When it comes to technical terms used for solar lightin […]
When it comes to technical terms used for solar lighting, many may be confused at first. Industry-specific words are used which can make it hard to understand the advantages of one light over another. LED stands for Light Emitting Diode. They can use up to 90% less energy than traditional lighting and last up to 25 times longer (ref. US Dept. of Energy LED article below). When talking about Solar LED Lighting, there is a combination of two newer technologies that involve jargon from both industries. “Lumens” is a measure of the quantity of total visible light emitted by a source. This is the best way to measure how powerful a light is. To see how much energy it takes to create a given level of Lumens, Wattage is primarily used. Wattage is a measure of power comprised of AMPS X Volts. To understand the overall efficiency of a light relative to how much light it produces, Lumens per Watt is the industry standard. Soltech Smart Solar lighting provides 200 Lumens for every 1 Watt of stored sunlight, up to double the efficiency of many solar lights. It is this one of the performance breakthroughs that make our solar lighting a viable and realistic alternative to traditional lights on city streets, especially during sub-optimal sunlight conditions. Many municipalities have a minimum wattage requirement for lighting, but this measures consumption of energy, not performance relative to efficiency.
Color Temperatures Explained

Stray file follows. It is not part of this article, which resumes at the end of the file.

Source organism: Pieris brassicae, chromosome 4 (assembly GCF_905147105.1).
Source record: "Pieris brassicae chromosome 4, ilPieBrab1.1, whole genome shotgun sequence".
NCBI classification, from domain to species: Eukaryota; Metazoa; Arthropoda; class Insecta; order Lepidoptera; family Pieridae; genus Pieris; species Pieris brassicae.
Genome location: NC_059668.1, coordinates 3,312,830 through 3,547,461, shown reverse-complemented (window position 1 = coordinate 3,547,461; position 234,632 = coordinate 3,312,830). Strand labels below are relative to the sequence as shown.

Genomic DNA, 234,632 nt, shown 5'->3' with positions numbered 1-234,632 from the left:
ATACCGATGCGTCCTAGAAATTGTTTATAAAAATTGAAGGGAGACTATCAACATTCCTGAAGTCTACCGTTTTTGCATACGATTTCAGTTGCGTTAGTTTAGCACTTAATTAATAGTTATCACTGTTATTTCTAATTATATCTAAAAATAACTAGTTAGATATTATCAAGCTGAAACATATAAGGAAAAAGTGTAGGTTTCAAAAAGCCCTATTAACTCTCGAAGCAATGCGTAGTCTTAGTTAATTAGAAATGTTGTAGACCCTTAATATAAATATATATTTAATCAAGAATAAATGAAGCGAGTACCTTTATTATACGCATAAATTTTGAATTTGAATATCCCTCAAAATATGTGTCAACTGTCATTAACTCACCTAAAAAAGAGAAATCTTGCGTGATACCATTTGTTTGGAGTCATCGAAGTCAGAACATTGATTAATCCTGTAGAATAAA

The Kelvin Scale is another helpful unit of measurement when trying to understand light. Generally, the lower the Kelvin rating, the more yellow or warm the light appears. High Kelvin ratings appear as bright white light, but actually have more blue light in them. High Kelvin, less warm lighting is generally used in parking lots, street lights, & football stadiums. It appears more bright. Lower Kelvin ratings with a warmer color actually penetrate darkness further, can be less harsh to look at, can circumvent particles in the air (fog), and are more suitable for residential or marine applications. Some might ask, if yellow light penetrates darkness further, why isn’t the ocean yellow? In water, absorption is strong in the red and weak in the blue, thus red light is absorbed quickly in the ocean leaving blue. Red does not absorb as quickly as blue because blue is scattered more than other colors-it travels as shorter, smaller light waves. The higher the Kelvins, the more blue light is visible. The International Dark Sky Association officially recommends lights to be 3000 Kelvins or less. Some of the reasons they list include the harsh glare high Kelvin lighting can create, the suppression of natural melatonin production in the brain (part of the reason smartphones now have low Kelvin night modes), and the conservation of nightscapes/nocturnal wildlife. Some places, like southern Arizona, are aware of these factors, as well as others, and require all outdoor lights to be 3000 Kelvins or below.